4377.0 Moving Families Forward: Traveling along the Lifespan

Tuesday, November 10, 2009: 4:30 PM
According to the US Department of Labor, the average American family spends almost 18% of its budget on transportation, including about 5% that is spent to fuel the family’s 2 cars. In fact, housing is the only expense that absorbs a greater portion of family income. For many families, this investment is not a matter of choice: those two cars that the average family owns may be all that stands between family members and unemployment. In fact, half of US households have no access to any form of public transportation. Beyond the significance of the family car as a prerequisite to employment in much of the US on the one hand and a major expense on the other, car ownership affects every aspect of family life, including school choice and attendance, access to food and exercise, access to health care andl participation in community life. Transportation policy more broadly – the decisions we make as a society rather than as individual families about where money should go in the transportation sector -- affects every aspect of social existence. This session will focus specifically on the impact of transportation policy on the health of children, youth and families. It will look broadly at the options for national policy in this sector. A respondent panel will comment on the implications of those options in relation to motor vehicle injury, which is the leading cause of death in the US for children, to fitness and the immediate and long-term prevention of chronic disease, and to family dynamics and child development.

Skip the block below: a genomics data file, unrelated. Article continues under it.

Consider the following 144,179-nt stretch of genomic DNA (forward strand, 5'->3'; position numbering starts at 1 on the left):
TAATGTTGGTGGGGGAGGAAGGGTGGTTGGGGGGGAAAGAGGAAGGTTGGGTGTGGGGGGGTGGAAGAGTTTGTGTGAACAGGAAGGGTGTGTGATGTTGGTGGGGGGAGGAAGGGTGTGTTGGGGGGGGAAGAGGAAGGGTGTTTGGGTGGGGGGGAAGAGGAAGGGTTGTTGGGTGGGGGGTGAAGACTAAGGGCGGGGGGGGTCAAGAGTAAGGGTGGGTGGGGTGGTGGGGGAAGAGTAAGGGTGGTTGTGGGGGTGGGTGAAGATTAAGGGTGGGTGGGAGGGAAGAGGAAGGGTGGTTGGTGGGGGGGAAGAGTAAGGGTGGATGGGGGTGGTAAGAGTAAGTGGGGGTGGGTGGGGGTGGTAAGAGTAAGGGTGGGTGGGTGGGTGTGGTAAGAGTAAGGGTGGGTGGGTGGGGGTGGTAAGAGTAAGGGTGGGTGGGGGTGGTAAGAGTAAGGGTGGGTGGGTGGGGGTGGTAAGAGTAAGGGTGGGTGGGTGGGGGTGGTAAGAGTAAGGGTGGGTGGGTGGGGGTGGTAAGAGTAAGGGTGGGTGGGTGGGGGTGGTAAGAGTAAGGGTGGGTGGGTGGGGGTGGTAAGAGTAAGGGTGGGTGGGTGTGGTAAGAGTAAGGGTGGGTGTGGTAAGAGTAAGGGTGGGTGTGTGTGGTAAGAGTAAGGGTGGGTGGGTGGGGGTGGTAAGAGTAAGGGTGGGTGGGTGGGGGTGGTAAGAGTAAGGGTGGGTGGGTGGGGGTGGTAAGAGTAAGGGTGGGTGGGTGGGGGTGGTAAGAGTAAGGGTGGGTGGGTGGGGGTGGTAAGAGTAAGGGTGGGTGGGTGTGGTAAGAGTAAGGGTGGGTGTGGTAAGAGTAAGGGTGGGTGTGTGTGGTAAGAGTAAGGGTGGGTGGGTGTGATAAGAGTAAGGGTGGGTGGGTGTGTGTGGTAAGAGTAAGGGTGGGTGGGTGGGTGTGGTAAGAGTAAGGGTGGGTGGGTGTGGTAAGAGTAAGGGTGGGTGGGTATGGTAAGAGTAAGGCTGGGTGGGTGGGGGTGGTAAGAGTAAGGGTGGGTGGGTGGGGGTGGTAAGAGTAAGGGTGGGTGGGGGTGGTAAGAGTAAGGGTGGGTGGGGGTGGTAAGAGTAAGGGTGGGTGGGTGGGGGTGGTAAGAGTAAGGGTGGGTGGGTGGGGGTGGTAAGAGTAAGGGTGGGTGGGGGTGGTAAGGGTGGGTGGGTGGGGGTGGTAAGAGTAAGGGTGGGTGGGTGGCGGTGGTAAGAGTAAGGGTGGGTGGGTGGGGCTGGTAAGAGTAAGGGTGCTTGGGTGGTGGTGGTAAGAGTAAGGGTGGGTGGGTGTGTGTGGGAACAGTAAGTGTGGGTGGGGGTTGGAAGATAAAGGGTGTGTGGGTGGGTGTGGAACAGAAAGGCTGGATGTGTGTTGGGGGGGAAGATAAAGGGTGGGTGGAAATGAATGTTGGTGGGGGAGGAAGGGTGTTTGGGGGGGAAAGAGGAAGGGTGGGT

Session Objectives: Define at least two major policy choices confronting the US in relation to transportation policy; Discuss at least three major consequences for maternal and child health;
Ann M. Dozier, RN, PhD

See individual abstracts for presenting author's disclosure statement and author's information.

Organized by: Maternal and Child Health
Endorsed by: Socialist Caucus, Social Work

CE Credits: Medical (CME), Health Education (CHES), Nursing (CNE), Public Health (CPH)